Interesting dittodot today. Reports from Brian Krebs' Security Fix blog convinced the ISPs providing traffic to major US-based hosting provider McColo to shut them down. Apparently McColo hosted a lot of big time operators. You can see this by looking at a recent graph of reported spam activity.
I sure hope someone gives Brian Krebs a big Christmas bonus!
We've completed the first phase of our new blogging initiative - selecting a blogging tool. We'll be implementing Roller as a campus wide blogging solution starting this fall. You are reading a Roller blog entry on our pilot server right now. We still have to develop a more detailed implementation plan before this goes live. This includes things like developing some good templates, deciding how we want to phase our implementation, and discussing procedural and policy issues.
We will be able to support both individual and group blogs. A number of people can be given permission to create and edit entries on behalf of an entire department, for example. This is a great way to "get the word out" about what is going on around campus. Watch for more news about this initiative soon.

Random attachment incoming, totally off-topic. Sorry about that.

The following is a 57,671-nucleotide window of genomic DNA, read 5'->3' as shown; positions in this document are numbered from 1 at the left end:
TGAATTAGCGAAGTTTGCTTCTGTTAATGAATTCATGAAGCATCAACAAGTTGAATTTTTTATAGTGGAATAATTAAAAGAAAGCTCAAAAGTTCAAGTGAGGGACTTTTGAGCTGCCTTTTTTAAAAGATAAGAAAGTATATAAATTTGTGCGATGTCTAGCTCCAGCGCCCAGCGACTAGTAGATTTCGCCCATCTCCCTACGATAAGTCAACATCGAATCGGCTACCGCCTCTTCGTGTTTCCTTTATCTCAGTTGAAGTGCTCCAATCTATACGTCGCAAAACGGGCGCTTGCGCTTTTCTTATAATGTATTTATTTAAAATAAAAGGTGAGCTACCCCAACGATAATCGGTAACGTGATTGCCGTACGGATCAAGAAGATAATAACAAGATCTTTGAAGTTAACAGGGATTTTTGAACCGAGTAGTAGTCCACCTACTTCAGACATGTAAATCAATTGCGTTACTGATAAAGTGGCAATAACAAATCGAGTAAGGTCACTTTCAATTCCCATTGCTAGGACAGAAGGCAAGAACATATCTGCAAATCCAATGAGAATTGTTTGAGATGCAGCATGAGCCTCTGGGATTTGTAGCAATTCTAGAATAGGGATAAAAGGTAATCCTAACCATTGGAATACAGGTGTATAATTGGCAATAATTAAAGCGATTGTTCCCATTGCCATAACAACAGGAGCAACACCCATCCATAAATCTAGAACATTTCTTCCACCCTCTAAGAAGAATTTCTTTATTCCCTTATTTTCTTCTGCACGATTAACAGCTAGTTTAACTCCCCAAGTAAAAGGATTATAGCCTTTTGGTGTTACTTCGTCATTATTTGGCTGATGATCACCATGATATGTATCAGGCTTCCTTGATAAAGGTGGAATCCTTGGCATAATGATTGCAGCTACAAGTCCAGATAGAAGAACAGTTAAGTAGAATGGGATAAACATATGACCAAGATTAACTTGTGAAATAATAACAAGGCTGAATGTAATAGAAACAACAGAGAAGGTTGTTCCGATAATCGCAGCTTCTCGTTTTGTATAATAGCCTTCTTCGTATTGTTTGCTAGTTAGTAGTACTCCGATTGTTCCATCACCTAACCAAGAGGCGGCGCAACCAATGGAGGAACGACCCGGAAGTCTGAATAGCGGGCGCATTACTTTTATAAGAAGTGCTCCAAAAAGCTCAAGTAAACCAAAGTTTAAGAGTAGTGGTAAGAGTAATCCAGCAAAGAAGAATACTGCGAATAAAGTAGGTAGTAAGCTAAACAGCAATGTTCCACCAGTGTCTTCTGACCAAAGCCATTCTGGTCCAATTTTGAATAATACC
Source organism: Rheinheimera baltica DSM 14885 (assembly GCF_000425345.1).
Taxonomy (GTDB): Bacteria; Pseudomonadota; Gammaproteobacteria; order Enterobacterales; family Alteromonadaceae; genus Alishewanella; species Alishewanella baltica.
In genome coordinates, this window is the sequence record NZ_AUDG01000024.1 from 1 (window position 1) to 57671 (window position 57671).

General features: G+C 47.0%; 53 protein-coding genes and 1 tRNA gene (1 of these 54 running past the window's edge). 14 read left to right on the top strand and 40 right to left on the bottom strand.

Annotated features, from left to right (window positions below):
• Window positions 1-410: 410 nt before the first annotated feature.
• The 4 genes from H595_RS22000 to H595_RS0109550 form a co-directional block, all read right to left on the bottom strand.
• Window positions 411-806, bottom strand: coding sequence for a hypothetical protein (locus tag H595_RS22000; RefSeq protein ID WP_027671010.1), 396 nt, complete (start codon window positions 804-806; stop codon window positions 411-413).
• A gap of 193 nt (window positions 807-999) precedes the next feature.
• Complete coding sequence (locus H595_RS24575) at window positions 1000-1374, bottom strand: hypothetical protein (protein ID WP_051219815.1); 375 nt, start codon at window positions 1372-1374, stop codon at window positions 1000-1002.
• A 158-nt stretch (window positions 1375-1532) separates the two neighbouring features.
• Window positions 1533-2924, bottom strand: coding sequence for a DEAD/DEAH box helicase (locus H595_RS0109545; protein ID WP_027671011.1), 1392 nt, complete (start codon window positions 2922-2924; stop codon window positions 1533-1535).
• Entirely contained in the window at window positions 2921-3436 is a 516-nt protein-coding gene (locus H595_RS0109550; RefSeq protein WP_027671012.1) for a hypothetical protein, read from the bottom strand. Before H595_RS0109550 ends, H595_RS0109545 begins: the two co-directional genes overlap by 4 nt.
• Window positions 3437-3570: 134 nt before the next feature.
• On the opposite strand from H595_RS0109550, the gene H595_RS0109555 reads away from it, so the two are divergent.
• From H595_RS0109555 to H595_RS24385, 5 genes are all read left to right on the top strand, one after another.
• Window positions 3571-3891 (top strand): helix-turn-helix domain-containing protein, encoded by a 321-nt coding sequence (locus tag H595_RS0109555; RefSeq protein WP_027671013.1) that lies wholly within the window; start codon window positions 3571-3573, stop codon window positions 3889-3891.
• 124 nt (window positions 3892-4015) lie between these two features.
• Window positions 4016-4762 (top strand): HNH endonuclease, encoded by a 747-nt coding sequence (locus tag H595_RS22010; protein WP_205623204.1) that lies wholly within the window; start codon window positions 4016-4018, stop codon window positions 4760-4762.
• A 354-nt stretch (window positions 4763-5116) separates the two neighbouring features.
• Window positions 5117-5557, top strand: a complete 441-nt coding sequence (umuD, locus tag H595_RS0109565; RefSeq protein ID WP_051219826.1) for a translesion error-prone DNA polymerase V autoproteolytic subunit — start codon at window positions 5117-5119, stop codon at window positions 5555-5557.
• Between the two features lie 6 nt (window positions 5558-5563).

We launched our upgraded version of Sakai, a.k.a. 'ella' on Thursday, July 31st. If we were going to pull this off, it had to be by this date, in order to give faculty enough time to prepare their courses for the new semester. We were previously running Sakai version 2.3, and are now running version 2.5. Some of the noteworthy improvements include a workable testing/quizzing module and a citations helper component that has been added to the Resources tool. You can also insert mathematical equations into the wiki editor using TeX. I've already entered a few journal entries about the installation process. I plan to add more as time permits. I have a few other pressing items to attend to first, including taking some time off.